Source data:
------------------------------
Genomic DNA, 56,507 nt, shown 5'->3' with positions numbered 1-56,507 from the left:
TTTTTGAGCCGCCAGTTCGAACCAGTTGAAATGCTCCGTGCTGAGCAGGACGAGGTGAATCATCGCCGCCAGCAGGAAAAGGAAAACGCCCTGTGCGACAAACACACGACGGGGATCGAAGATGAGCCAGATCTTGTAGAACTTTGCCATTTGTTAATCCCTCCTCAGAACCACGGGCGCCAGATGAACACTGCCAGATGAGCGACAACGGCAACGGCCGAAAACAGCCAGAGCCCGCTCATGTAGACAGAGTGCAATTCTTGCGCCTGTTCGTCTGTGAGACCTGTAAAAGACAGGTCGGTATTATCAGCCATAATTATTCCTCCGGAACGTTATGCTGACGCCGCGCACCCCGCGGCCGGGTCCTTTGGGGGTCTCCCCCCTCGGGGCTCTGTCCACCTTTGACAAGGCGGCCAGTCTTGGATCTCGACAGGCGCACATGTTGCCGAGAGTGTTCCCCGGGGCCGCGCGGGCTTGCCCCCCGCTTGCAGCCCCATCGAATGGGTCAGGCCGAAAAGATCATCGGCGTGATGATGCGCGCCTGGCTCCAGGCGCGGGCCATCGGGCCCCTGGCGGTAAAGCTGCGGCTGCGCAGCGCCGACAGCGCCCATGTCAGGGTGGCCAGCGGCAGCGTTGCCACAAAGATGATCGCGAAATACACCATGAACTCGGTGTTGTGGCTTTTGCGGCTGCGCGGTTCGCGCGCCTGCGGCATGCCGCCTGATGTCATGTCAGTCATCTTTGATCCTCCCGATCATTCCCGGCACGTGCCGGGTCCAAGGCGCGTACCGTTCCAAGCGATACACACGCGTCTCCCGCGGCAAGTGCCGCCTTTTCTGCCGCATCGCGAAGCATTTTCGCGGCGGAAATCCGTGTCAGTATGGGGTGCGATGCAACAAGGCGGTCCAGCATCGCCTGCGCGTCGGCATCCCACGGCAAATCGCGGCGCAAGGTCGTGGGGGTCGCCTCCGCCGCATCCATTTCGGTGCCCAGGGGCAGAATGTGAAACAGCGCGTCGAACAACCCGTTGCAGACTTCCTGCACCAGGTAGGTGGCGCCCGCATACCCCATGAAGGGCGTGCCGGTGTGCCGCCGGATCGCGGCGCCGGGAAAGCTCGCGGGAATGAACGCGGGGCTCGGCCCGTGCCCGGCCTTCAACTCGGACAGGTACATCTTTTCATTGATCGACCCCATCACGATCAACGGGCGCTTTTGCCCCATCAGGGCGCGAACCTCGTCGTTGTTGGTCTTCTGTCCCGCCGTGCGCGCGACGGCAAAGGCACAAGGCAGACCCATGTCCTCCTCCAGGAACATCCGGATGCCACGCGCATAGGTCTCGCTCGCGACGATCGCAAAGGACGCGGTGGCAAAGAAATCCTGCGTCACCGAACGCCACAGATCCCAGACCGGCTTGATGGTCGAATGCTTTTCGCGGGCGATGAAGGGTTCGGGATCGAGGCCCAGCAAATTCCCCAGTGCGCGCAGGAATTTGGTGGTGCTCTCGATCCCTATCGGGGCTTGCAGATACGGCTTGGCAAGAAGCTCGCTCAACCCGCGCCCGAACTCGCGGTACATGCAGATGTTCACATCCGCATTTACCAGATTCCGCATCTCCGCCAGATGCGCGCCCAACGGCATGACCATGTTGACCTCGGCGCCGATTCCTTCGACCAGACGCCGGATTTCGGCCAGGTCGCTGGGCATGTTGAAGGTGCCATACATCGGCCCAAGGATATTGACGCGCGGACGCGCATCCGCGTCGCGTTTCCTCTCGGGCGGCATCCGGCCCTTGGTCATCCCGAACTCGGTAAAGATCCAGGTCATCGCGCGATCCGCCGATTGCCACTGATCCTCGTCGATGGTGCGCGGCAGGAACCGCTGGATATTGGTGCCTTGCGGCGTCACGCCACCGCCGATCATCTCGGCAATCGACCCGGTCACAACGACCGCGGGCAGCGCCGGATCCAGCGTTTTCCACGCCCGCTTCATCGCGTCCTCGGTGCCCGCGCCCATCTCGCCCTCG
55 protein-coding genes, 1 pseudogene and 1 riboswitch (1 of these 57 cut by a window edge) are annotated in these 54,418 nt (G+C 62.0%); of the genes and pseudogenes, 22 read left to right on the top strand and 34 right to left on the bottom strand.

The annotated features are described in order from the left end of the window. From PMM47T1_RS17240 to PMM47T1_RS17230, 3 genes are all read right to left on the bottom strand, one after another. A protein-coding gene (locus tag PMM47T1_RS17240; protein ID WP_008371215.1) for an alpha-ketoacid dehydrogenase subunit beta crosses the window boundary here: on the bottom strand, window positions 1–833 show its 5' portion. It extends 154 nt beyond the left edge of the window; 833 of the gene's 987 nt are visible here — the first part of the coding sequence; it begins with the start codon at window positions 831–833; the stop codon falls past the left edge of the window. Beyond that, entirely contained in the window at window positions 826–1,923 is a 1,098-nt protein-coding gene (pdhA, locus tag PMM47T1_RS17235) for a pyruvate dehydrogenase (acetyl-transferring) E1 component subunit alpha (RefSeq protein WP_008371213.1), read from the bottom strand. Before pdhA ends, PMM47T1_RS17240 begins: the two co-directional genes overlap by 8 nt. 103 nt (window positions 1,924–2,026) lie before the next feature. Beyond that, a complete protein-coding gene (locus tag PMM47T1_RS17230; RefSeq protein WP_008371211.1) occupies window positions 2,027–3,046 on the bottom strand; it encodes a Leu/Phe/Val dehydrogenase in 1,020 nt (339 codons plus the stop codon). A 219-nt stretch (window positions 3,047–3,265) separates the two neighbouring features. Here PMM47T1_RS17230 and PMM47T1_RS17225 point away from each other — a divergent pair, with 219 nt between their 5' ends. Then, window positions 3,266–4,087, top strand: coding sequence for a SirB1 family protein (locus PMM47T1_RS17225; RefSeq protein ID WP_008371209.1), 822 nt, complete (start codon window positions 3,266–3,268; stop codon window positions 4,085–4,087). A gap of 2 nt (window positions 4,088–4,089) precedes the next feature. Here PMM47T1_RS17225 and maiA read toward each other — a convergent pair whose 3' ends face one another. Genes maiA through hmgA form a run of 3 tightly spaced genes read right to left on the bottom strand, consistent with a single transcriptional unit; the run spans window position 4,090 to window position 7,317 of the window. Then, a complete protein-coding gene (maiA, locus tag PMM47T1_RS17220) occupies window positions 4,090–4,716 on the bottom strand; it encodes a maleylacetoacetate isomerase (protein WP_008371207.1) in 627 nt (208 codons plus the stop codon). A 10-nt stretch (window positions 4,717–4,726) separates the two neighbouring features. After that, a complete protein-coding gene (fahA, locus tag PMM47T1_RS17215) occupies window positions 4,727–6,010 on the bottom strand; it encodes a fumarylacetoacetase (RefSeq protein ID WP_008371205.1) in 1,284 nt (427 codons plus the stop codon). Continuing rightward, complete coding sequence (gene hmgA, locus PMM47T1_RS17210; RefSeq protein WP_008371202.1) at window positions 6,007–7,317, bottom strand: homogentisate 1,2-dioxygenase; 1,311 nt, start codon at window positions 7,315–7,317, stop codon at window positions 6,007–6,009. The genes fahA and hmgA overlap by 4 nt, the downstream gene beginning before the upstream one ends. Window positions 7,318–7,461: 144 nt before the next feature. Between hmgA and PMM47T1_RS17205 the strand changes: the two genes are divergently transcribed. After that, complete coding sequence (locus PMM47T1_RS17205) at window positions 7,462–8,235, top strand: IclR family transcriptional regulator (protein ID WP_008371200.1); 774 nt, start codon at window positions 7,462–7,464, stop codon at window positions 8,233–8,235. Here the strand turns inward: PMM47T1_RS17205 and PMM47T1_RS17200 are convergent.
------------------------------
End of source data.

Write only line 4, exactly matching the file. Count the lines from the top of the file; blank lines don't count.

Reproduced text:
The annotated features are described in order from the left end of the window. From PMM47T1_RS17240 to PMM47T1_RS17230, 3 genes are all read right to left on the bottom strand, one after another. A protein-coding gene (locus tag PMM47T1_RS17240; protein ID WP_008371215.1) for an alpha-ketoacid dehydrogenase subunit beta crosses the window boundary here: on the bottom strand, window positions 1–833 show its 5' portion. It extends 154 nt beyond the left edge of the window; 833 of the gene's 987 nt are visible here — the first part of the coding sequence; it begins with the start codon at window positions 831–833; the stop codon falls past the left edge of the window. Beyond that, entirely contained in the window at window positions 826–1,923 is a 1,098-nt protein-coding gene (pdhA, locus tag PMM47T1_RS17235) for a pyruvate dehydrogenase (acetyl-transferring) E1 component subunit alpha (RefSeq protein WP_008371213.1), read from the bottom strand. Before pdhA ends, PMM47T1_RS17240 begins: the two co-directional genes overlap by 8 nt. 103 nt (window positions 1,924–2,026) lie before the next feature. Beyond that, a complete protein-coding gene (locus tag PMM47T1_RS17230; RefSeq protein WP_008371211.1) occupies window positions 2,027–3,046 on the bottom strand; it encodes a Leu/Phe/Val dehydrogenase in 1,020 nt (339 codons plus the stop codon). A 219-nt stretch (window positions 3,047–3,265) separates the two neighbouring features. Here PMM47T1_RS17230 and PMM47T1_RS17225 point away from each other — a divergent pair, with 219 nt between their 5' ends. Then, window positions 3,266–4,087, top strand: coding sequence for a SirB1 family protein (locus PMM47T1_RS17225; RefSeq protein ID WP_008371209.1), 822 nt, complete (start codon window positions 3,266–3,268; stop codon window positions 4,085–4,087). A gap of 2 nt (window positions 4,088–4,089) precedes the next feature. Here PMM47T1_RS17225 and maiA read toward each other — a convergent pair whose 3' ends face one another. Genes maiA through hmgA form a run of 3 tightly spaced genes read right to left on the bottom strand, consistent with a single transcriptional unit; the run spans window position 4,090 to window position 7,317 of the window. Then, a complete protein-coding gene (maiA, locus tag PMM47T1_RS17220) occupies window positions 4,090–4,716 on the bottom strand; it encodes a maleylacetoacetate isomerase (protein WP_008371207.1) in 627 nt (208 codons plus the stop codon). A 10-nt stretch (window positions 4,717–4,726) separates the two neighbouring features. After that, a complete protein-coding gene (fahA, locus tag PMM47T1_RS17215) occupies window positions 4,727–6,010 on the bottom strand; it encodes a fumarylacetoacetase (RefSeq protein ID WP_008371205.1) in 1,284 nt (427 codons plus the stop codon). Continuing rightward, complete coding sequence (gene hmgA, locus PMM47T1_RS17210; RefSeq protein WP_008371202.1) at window positions 6,007–7,317, bottom strand: homogentisate 1,2-dioxygenase; 1,311 nt, start codon at window positions 7,315–7,317, stop codon at window positions 6,007–6,009. The genes fahA and hmgA overlap by 4 nt, the downstream gene beginning before the upstream one ends. Window positions 7,318–7,461: 144 nt before the next feature. Between hmgA and PMM47T1_RS17205 the strand changes: the two genes are divergently transcribed. After that, complete coding sequence (locus PMM47T1_RS17205) at window positions 7,462–8,235, top strand: IclR family transcriptional regulator (protein ID WP_008371200.1); 774 nt, start codon at window positions 7,462–7,464, stop codon at window positions 8,233–8,235. Here the strand turns inward: PMM47T1_RS17205 and PMM47T1_RS17200 are convergent.